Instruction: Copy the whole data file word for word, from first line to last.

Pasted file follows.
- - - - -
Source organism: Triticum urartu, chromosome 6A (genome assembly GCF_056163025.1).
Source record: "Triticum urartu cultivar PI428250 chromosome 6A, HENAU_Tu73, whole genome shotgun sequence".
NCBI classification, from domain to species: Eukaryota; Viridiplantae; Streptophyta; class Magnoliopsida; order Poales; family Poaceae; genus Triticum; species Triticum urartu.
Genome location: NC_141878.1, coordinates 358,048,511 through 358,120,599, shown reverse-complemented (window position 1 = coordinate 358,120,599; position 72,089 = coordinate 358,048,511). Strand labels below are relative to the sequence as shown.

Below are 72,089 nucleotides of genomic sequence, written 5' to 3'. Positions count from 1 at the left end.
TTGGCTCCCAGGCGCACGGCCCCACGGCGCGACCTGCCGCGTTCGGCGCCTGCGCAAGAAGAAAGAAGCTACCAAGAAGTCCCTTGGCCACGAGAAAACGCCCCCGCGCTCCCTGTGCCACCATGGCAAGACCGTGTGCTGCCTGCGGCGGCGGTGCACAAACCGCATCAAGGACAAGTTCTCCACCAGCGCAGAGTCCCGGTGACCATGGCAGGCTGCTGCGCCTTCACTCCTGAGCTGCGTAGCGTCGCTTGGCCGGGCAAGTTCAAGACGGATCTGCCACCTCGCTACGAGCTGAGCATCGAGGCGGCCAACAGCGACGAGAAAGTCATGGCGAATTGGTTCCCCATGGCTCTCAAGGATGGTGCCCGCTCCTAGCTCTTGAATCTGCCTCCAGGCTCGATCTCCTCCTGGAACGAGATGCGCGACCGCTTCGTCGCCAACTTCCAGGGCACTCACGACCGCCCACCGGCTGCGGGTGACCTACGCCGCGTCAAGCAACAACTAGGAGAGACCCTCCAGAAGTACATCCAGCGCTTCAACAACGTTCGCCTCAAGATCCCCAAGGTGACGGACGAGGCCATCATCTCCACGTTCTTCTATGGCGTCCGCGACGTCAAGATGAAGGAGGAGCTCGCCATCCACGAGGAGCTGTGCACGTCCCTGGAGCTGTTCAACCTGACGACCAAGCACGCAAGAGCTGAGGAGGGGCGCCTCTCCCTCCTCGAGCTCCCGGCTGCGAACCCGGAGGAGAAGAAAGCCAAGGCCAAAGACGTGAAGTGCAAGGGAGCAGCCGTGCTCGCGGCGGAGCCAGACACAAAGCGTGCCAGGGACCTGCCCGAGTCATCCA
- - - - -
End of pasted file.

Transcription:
Source organism: Triticum urartu, chromosome 6A (genome assembly GCF_056163025.1).
Source record: "Triticum urartu cultivar PI428250 chromosome 6A, HENAU_Tu73, whole genome shotgun sequence".
NCBI classification, from domain to species: Eukaryota; Viridiplantae; Streptophyta; class Magnoliopsida; order Poales; family Poaceae; genus Triticum; species Triticum urartu.
Genome location: NC_141878.1, coordinates 358,048,511 through 358,120,599, shown reverse-complemented (window position 1 = coordinate 358,120,599; position 72,089 = coordinate 358,048,511). Strand labels below are relative to the sequence as shown.

Below are 72,089 nucleotides of genomic sequence, written 5' to 3'. Positions count from 1 at the left end.
TTGGCTCCCAGGCGCACGGCCCCACGGCGCGACCTGCCGCGTTCGGCGCCTGCGCAAGAAGAAAGAAGCTACCAAGAAGTCCCTTGGCCACGAGAAAACGCCCCCGCGCTCCCTGTGCCACCATGGCAAGACCGTGTGCTGCCTGCGGCGGCGGTGCACAAACCGCATCAAGGACAAGTTCTCCACCAGCGCAGAGTCCCGGTGACCATGGCAGGCTGCTGCGCCTTCACTCCTGAGCTGCGTAGCGTCGCTTGGCCGGGCAAGTTCAAGACGGATCTGCCACCTCGCTACGAGCTGAGCATCGAGGCGGCCAACAGCGACGAGAAAGTCATGGCGAATTGGTTCCCCATGGCTCTCAAGGATGGTGCCCGCTCCTAGCTCTTGAATCTGCCTCCAGGCTCGATCTCCTCCTGGAACGAGATGCGCGACCGCTTCGTCGCCAACTTCCAGGGCACTCACGACCGCCCACCGGCTGCGGGTGACCTACGCCGCGTCAAGCAACAACTAGGAGAGACCCTCCAGAAGTACATCCAGCGCTTCAACAACGTTCGCCTCAAGATCCCCAAGGTGACGGACGAGGCCATCATCTCCACGTTCTTCTATGGCGTCCGCGACGTCAAGATGAAGGAGGAGCTCGCCATCCACGAGGAGCTGTGCACGTCCCTGGAGCTGTTCAACCTGACGACCAAGCACGCAAGAGCTGAGGAGGGGCGCCTCTCCCTCCTCGAGCTCCCGGCTGCGAACCCGGAGGAGAAGAAAGCCAAGGCCAAAGACGTGAAGTGCAAGGGAGCAGCCGTGCTCGCGGCGGAGCCAGACACAAAGCGTGCCAGGGACCTGCCCGAGTCATCCA